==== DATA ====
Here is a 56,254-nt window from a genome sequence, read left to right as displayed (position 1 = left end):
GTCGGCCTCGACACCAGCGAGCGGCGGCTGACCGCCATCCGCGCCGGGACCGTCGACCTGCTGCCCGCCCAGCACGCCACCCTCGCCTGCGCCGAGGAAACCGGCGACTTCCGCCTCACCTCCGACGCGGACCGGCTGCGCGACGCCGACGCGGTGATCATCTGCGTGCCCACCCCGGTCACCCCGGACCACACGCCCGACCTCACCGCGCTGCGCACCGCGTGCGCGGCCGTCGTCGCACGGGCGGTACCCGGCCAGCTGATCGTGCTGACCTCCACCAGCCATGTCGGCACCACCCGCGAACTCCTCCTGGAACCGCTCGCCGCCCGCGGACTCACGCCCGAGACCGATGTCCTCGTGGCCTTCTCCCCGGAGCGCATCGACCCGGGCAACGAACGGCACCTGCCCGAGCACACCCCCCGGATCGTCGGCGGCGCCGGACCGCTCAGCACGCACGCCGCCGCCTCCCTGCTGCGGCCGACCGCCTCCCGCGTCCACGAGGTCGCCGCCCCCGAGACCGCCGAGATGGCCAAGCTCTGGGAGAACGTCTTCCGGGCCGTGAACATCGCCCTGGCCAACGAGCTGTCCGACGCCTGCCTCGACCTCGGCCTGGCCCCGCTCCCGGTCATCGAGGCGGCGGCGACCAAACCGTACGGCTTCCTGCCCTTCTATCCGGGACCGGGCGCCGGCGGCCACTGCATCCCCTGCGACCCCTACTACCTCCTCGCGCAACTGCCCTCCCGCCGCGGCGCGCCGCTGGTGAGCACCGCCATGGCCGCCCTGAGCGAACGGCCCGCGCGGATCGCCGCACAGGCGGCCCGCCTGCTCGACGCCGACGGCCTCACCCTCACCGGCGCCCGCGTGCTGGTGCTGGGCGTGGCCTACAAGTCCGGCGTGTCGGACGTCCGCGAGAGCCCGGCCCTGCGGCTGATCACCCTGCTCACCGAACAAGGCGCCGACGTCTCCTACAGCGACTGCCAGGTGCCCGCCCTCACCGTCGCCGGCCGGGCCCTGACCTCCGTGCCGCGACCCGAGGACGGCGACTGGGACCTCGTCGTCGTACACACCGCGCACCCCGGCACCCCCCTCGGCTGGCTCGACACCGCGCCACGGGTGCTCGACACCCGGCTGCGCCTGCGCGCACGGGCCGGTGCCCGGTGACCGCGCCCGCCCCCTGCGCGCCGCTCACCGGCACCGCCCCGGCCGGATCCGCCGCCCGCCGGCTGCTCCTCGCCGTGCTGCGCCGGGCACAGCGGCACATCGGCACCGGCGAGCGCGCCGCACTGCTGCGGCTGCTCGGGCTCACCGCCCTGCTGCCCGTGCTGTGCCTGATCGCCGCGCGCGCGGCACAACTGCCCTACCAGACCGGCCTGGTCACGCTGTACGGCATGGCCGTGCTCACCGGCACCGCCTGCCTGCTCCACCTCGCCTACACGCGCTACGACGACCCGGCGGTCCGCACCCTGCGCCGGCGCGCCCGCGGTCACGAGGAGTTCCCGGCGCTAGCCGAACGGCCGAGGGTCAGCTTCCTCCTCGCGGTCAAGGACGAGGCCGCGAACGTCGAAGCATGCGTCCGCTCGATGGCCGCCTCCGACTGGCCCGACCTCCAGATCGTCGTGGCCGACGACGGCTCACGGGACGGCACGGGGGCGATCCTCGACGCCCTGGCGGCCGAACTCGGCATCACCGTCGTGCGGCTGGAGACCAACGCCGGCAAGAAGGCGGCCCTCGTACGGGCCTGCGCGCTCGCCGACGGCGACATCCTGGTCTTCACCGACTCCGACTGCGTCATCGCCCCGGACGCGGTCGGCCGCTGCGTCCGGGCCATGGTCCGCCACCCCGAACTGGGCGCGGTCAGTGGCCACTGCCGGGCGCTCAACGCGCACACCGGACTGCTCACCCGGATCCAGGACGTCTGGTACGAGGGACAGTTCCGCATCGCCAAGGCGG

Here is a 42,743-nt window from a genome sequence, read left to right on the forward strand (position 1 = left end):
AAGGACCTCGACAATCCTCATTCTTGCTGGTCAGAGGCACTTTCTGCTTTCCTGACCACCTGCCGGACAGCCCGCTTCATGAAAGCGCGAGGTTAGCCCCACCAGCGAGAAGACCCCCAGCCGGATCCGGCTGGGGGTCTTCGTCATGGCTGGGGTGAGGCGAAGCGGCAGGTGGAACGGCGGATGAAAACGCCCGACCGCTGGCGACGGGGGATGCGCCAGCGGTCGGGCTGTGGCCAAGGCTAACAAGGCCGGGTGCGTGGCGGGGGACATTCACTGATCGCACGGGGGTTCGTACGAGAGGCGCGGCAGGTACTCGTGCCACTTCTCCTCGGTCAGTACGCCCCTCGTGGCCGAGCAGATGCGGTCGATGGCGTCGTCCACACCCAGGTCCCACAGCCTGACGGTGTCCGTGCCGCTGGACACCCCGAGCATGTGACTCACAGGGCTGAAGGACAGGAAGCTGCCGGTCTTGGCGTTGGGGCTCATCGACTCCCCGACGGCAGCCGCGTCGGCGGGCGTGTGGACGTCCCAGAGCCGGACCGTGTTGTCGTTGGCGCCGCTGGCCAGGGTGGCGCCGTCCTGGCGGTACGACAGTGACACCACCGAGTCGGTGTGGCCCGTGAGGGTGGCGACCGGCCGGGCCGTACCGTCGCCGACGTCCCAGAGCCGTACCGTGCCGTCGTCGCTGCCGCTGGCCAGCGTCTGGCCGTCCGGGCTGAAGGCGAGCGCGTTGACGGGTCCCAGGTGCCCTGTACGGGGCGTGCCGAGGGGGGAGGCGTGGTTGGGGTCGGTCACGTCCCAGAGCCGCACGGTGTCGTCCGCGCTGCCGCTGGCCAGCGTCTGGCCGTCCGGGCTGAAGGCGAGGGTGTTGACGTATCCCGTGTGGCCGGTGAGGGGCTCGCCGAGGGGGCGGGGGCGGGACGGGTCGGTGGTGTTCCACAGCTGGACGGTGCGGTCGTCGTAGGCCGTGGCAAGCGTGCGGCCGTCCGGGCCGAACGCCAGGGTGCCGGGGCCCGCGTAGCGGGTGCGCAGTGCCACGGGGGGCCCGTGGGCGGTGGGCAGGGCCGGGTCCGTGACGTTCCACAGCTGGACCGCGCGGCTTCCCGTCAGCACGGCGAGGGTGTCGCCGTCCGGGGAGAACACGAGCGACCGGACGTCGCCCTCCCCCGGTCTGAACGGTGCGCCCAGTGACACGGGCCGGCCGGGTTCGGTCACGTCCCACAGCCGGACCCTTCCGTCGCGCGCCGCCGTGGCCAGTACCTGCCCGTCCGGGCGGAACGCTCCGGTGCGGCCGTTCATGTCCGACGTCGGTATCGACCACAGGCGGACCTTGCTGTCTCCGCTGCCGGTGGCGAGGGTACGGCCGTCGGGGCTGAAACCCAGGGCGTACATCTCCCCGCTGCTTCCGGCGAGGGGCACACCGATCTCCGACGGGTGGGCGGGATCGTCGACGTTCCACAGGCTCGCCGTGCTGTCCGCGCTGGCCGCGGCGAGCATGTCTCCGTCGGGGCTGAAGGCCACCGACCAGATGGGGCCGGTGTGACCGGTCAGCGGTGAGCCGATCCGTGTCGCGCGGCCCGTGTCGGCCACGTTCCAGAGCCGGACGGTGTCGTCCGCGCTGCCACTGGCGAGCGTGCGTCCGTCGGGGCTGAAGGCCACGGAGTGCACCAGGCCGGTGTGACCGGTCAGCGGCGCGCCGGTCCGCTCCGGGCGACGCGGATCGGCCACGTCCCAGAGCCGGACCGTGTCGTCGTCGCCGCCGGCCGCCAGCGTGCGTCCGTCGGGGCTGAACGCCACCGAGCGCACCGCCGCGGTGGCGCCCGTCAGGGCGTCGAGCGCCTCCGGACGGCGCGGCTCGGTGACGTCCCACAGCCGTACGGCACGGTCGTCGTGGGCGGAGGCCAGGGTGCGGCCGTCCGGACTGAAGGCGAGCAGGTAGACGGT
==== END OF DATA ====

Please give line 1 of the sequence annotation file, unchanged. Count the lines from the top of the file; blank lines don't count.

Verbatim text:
Here is a 56,254-nt window from a genome sequence, read left to right as displayed (position 1 = left end):